Sales at Tim Hortons in 2020 fell to the lowest level since the company merged with Burger King, as the COVID-19 pandemic continued to disrupt morning routines and lockdowns kept customers at home.
Comparable sales, a key metric in the retail industry, fell 15.7 per cent at Tim Hortons in 2020, according to financial results reported by parent company Restaurant Brands International (QSR)(QSR.TO) on Thursday. The drop marks the biggest among RBI’s three chains, a trend that has persisted through 2020. Burger King saw comparable sales fall 7.9 per cent in 2020, while Popeyes grew 13.8 per cent. System-wide sales at the coffee and doughnut chain also fell, from US$6.7 billion in 2019 to $5.5 billion, in the 12-month period ending Dec. 31.
RBI’s stock was down nearly 3 per cent as of 2 p.m. ET.
Duncan Fulton, RBI’s chief corporate officer, attributes the sales decline to the COVID-19 pandemic’s disruption of morning routines – a critical segment for Tim Hortons – as well as the lockdown restrictions put in place throughout the year.
“Our traffic is highly tied to daily routines,” he said in an interview. “As those routines come back to normal, we’re going to recapture that traffic and we believe capture a new generation of guests because of the investments we’ve been making.”
Tim Hortons embarked on a back-to-basics approach focused on coffee, doughnuts and breakfast in 2020 after comparable sales had fallen 1.5 per cent in 2019. Over the last year, the chain has installed fresh brewer technology that is intended to improve the consistency of its coffee, relaunched its dark roast coffee blend, and recently changed its breakfast sandwiches to feature freshly cracked eggs. In 2021, Fulton said customers should expect more innovations focused on sandwiches and cold beverages.
While sales are still down, they did appear to improve near the end of the year. RBI chief executive Jose Cil said on a conference call with analysts Thursday that there were “encouraging signs” for Tim Hortons in December, as comparable sales declined to high negative single digits – the best figure at the brand since March 2020.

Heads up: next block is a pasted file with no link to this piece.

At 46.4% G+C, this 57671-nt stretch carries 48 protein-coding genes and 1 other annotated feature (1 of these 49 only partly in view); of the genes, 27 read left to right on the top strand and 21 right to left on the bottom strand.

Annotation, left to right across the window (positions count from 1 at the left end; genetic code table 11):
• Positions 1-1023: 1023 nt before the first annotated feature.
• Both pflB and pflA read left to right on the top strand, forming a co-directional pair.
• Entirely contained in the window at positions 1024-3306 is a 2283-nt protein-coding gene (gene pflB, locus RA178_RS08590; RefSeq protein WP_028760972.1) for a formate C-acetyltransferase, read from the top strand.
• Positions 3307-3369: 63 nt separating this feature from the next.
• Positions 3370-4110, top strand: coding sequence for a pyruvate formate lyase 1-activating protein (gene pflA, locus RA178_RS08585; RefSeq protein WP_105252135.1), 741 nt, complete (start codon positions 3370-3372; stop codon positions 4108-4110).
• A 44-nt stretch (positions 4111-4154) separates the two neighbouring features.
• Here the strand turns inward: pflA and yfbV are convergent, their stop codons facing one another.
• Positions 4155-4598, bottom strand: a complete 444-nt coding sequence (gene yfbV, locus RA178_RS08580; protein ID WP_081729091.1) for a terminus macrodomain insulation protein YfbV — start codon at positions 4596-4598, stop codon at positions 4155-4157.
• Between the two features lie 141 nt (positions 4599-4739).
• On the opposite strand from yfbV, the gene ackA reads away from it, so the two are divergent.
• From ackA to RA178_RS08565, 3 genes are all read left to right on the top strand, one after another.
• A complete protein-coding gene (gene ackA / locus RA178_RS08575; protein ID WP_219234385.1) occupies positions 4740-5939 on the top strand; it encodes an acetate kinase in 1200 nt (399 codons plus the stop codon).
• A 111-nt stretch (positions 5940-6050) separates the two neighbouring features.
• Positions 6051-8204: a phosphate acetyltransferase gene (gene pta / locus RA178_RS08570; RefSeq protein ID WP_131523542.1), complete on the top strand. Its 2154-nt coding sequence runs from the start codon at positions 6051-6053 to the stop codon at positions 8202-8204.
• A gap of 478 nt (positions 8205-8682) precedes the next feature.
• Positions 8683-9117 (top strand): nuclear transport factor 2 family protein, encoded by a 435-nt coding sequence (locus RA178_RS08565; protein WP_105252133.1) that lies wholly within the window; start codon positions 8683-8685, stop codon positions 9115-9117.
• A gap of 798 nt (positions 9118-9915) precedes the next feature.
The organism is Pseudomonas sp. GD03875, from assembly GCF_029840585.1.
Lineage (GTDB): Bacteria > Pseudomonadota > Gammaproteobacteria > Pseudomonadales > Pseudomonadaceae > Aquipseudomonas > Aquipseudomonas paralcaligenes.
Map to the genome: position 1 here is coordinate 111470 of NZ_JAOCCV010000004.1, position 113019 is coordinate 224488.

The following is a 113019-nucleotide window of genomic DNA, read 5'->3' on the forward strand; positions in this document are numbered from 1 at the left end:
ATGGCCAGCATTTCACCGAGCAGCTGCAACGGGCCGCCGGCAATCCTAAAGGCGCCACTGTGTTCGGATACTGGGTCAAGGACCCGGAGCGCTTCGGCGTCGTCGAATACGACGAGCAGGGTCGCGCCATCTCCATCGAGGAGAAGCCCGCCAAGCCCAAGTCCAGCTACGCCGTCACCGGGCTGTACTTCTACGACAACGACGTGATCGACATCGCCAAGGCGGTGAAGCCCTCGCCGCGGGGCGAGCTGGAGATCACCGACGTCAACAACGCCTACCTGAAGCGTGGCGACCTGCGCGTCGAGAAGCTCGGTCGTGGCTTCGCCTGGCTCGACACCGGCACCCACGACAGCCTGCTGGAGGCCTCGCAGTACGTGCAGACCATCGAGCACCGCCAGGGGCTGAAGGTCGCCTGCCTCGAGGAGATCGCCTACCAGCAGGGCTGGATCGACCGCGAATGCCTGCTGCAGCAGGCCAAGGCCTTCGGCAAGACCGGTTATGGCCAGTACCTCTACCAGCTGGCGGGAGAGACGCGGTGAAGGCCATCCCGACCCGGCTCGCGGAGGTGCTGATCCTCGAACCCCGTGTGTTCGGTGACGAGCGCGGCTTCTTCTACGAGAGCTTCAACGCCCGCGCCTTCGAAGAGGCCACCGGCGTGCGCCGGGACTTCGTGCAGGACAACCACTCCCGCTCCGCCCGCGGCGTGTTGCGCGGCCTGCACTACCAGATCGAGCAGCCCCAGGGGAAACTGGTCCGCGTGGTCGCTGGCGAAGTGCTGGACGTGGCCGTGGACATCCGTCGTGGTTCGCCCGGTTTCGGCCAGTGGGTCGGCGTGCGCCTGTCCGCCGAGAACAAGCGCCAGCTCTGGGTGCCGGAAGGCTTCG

“Obviously we’re not doing cartwheels on that, but we’re encouraged by the performance and the improvements sequentially that we’ve seen,” Cil said, adding that the company “still has lots of work to do.”
“We can’t control the virus, we can’t control the lockdown, but we certainly can control the experience that our franchisees, teams and guests are having in the business everyday and we feel confident that the investments we’re making… are resonating and having an impact.”
Tim Hortons’ drive-thru service – which is at 2,700 of its 4,000 locations across the country – has been a relative bright spot for the company through the pandemic. Drive-thru sales have increased by double digit figures when compared to last year, while comparable sales at the drive-thru were flat in the fourth quarter.
The improvements come as RBI continues to upgrade its drive-thrus, swapping out paper menu boards for new digital ones. Josh Kobza, RBI’s chief operating officer, said the changes have sped up drive-thru service and increased guest satisfaction.
RBI, which reports its financial results in U.S. dollars, said revenue in 2020 amounted to nearly $5 billion, a decline from $5.6 billion a year earlier. Adjusted net income was $948 million in 2020, or $2.03 per diluted share, compared to nearly $1.3 billion, or $2.72 per diluted share, in 2019.
Alicja Siekierska is a senior reporter at Yahoo Finance Canada. Follow her on Twitter @alicjawithaj.